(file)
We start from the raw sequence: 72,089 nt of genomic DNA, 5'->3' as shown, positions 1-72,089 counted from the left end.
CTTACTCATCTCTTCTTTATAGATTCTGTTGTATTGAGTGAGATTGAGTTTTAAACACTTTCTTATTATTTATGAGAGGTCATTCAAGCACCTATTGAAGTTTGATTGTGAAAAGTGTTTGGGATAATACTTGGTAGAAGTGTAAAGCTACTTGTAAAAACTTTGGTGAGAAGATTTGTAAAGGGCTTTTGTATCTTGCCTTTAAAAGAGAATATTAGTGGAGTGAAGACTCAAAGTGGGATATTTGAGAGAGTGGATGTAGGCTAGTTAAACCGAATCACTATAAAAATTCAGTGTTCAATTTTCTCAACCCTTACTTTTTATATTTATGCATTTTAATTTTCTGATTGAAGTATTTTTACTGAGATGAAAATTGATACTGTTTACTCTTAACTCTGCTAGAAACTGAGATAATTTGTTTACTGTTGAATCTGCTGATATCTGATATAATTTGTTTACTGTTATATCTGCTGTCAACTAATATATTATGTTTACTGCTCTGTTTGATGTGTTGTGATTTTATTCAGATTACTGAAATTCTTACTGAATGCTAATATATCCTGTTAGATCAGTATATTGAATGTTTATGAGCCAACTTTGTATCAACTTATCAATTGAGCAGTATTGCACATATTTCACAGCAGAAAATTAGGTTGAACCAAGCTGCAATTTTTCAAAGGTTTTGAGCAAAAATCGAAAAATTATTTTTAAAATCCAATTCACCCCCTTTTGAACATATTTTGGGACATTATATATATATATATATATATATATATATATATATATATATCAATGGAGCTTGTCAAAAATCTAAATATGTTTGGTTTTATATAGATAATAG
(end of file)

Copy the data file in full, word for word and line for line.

We start from the raw sequence: 72,089 nt of genomic DNA, 5'->3' as shown, positions 1-72,089 counted from the left end.
CTTACTCATCTCTTCTTTATAGATTCTGTTGTATTGAGTGAGATTGAGTTTTAAACACTTTCTTATTATTTATGAGAGGTCATTCAAGCACCTATTGAAGTTTGATTGTGAAAAGTGTTTGGGATAATACTTGGTAGAAGTGTAAAGCTACTTGTAAAAACTTTGGTGAGAAGATTTGTAAAGGGCTTTTGTATCTTGCCTTTAAAAGAGAATATTAGTGGAGTGAAGACTCAAAGTGGGATATTTGAGAGAGTGGATGTAGGCTAGTTAAACCGAATCACTATAAAAATTCAGTGTTCAATTTTCTCAACCCTTACTTTTTATATTTATGCATTTTAATTTTCTGATTGAAGTATTTTTACTGAGATGAAAATTGATACTGTTTACTCTTAACTCTGCTAGAAACTGAGATAATTTGTTTACTGTTGAATCTGCTGATATCTGATATAATTTGTTTACTGTTATATCTGCTGTCAACTAATATATTATGTTTACTGCTCTGTTTGATGTGTTGTGATTTTATTCAGATTACTGAAATTCTTACTGAATGCTAATATATCCTGTTAGATCAGTATATTGAATGTTTATGAGCCAACTTTGTATCAACTTATCAATTGAGCAGTATTGCACATATTTCACAGCAGAAAATTAGGTTGAACCAAGCTGCAATTTTTCAAAGGTTTTGAGCAAAAATCGAAAAATTATTTTTAAAATCCAATTCACCCCCTTTTGAACATATTTTGGGACATTATATATATATATATATATATATATATATATATATATATATCAATGGAGCTTGTCAAAAATCTAAATATGTTTGGTTTTATATAGATAATAG